3.1 Weak convergence
The following theorem presents our discretization consistency results.
Theorem 3.2 (discretization consistency)
Proof 3.1
1. From (3) we have that for all , then by bounded convergence
since is finite (Swartz, 1994, chap. 3). Since we also have for all . Now, since and have the latter as densities w.r.t this implies by Scheffé’s lemma. The prove for is analogous.
2. Note that is bounded, real, nonnegative, continuos function, therefore
Let be any bounded, real, nonnegative, continuos function, then since and then
which implies . The prove for is analogous.
3.2 Total variation and rates of convergence
As previously mentioned we use TV to establish rates of convergence in our discretizations.
Proof 3.2
This is proven in lemma A.2.
Theorem 3.4
Proof 3.3
For measurable with we have
Let and , the above implies and
since , and we obtain the result. The prove involving and is analogous.
Theorem 3.5 (Consistent rate of convergence)
3.3 Remarks on Theorems 3.3, 3.4 and 3.5

The “posterior operator” is Lipschitz continuos, that is

If the rate of convergence of the truncated prior to the complete prior is then, since ,
(with ). That is, the discretized version of the posterior converges in total variation to the theoretical posterior at the same rate as the FM and the prior truncation.

In many cases of PDE discretization schemes, the number of parameters or dimension of the prior increases (linearly, quadratically etc.) with the discretization size as it is the case in some inverse problems using the Finite Element Method (eg. BuiThanh et al., 2013; Petra et al., 2014). In principle this should not represent an additional problem and the consistency result in (5) still holds for big enough as far as .
3.4 Posterior Estimates
In modern Bayesian theory all inference problems are viewed in a perspective of a decision under uncertainty, ultimately needing to maximize posterior expected utility, which is in fact the Bayesian paradigm. Moreover, all utility functions are bounded and by convention normalized to (DeGroot, 1970). If one wants to calculate the posterior expectation of an utility function, or any other bounded functional, note that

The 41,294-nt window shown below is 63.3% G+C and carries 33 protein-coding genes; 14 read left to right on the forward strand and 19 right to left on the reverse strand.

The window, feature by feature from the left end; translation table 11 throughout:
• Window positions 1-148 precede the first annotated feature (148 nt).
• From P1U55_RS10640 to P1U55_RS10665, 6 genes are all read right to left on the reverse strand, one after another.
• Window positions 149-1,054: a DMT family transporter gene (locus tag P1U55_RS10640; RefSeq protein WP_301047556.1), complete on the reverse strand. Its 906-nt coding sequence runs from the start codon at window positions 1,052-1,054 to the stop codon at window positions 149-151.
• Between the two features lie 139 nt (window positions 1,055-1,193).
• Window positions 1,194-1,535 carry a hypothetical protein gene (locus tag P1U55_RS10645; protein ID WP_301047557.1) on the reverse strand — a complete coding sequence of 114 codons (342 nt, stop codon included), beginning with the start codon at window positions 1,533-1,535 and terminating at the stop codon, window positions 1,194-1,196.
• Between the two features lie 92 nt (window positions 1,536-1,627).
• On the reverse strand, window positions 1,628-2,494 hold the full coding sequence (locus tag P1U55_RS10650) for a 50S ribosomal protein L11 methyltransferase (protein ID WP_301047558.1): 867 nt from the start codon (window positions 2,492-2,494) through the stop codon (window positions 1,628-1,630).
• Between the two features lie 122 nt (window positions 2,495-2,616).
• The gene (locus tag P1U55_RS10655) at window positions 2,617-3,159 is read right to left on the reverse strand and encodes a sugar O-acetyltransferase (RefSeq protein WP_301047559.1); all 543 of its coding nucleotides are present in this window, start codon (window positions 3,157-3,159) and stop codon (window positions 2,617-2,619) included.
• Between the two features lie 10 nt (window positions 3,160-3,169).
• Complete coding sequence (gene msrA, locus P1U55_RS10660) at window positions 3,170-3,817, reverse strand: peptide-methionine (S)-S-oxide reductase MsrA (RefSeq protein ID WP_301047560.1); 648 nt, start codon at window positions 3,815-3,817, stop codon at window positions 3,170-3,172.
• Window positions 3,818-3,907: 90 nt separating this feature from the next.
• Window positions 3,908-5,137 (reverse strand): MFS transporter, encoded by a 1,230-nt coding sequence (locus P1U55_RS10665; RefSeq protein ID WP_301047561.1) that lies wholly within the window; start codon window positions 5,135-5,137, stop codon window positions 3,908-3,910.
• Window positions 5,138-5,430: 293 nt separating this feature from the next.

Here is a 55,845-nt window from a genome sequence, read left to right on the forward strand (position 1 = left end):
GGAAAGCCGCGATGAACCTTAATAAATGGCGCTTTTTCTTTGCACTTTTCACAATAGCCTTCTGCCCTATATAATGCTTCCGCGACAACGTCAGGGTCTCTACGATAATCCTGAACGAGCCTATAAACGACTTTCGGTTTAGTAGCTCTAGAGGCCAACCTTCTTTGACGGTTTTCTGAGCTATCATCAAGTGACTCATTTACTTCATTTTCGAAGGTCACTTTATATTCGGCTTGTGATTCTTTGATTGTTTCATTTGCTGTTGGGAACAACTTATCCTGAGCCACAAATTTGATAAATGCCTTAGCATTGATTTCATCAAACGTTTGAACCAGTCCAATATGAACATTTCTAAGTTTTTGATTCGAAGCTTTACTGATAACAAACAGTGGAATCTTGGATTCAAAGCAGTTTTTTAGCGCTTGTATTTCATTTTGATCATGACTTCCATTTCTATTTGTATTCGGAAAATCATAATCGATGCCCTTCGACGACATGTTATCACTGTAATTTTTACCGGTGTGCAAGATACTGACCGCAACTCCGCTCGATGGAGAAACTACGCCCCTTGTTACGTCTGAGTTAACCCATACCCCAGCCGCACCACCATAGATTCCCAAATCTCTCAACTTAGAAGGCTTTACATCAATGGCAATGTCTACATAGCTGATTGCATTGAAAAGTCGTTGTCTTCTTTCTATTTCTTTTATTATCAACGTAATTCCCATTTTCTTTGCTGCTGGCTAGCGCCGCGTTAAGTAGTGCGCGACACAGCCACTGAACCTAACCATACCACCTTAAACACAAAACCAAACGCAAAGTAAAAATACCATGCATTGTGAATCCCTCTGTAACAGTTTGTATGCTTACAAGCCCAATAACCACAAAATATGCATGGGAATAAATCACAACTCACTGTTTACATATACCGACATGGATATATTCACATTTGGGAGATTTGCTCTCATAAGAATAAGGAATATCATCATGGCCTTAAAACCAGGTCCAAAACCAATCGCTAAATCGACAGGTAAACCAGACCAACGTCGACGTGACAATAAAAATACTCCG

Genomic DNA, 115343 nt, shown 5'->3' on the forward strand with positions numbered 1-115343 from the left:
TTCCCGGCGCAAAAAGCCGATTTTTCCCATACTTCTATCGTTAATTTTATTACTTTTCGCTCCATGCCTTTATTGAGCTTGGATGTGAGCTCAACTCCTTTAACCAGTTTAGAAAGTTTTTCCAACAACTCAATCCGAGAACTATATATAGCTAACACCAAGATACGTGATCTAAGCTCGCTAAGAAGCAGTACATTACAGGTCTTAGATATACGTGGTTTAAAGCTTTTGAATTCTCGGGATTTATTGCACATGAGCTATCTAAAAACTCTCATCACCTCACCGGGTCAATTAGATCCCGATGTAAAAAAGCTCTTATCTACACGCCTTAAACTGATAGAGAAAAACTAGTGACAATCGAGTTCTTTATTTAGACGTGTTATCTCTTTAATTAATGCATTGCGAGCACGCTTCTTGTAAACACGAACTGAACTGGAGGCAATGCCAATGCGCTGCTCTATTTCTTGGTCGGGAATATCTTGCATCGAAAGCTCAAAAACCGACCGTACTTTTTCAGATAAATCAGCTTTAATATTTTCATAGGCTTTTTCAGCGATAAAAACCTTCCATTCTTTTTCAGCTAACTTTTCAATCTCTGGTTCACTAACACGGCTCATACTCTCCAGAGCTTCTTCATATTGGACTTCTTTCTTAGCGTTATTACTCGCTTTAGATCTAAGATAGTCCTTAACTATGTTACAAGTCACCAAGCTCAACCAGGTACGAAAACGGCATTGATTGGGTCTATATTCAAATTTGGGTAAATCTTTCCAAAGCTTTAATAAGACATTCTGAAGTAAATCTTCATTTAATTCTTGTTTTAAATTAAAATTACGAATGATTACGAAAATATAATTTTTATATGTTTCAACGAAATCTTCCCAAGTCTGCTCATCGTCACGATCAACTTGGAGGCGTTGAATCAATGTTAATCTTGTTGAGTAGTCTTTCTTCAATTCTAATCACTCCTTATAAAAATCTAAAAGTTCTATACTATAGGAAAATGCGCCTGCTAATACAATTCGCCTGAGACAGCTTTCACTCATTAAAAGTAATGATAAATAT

where and . That is, controlling will bound the error in any estimation required and the rates of convergence are transferred. (In passing, note from the prove of theorem 3.3, that is lemma A.1, that is the bound for .)
Traditionally we are used to working with the posterior mean and/or variance. In that case, is not bounded. However, if is continuos and the are uniformly integrable then exists and . This can be verified if
(6) 
for some positive (Billingsley, 1968, chap. 2). For example if the tails of the finte dimensional posterior decay exponentially then , needing only to verify that these are bounded.
4 Expected a priori bounds and Bayes Factors
As in Capistrán et al. (2016) in order to find reasonable guidelines to choose a discretization level and a suitable prior truncation , we compare the numeric posterior with the theoretical posterior
using Bayesian model selection, namely Bayes Factors (BF). Assuming an equal prior probability for both models, the BF is the posterior odds of one model against the other, that is
where , the posterior probability of the numerical model. That is, the BF is the ratio of the normalization constants . In terms of model equivalence an alternative expression conveying the same odds isWe now try to control the Bayes Factor between the discretized model and the theoretical model, , through the use of the Absolute BF (ABF). In order to do that, independently of the specific data at hand, we try to bound the expected ABF (the EABF),
in terms of estimates on the error in the numeric forward map, as in (2). The idea is to keep the EABF below a small threshold (eg. ) so that the BF is close to 1 and the difference between the numeric and the theoretical model is “not worth more than a bare mention” (Kass and Raftery, 1995; Jeffreys, 1961).
Proof 4.1
As seen in the proof of theorem 3.4 we have
and therefore . Therefore
To bound the last integral, note that
For close enough to , the a likelihood ratio is near to 1 and
With the first order Taylor approximation of around we have
Ignoring the higher order terms in the residual and using the error bound in (2) we have
since for any two vectors
with and we obtain the result.We may attempt to calculate the remaining double integral by changing the order of integration letting and
(8) 
This in general is difficult to achieve, however it is possible if it happens that does not depend on .
In the usual case of independent Gaussian errors with known variance , and since . This result may be generalized to any locationscale family and we present it next.
Theorem 4.2
With the setting of theorem 4.1, assuming independent data arising from a locationscale family, namely
with a bounded symmetric Lebesgue density in with then
(9) 
Proof 4.2
From (8) note that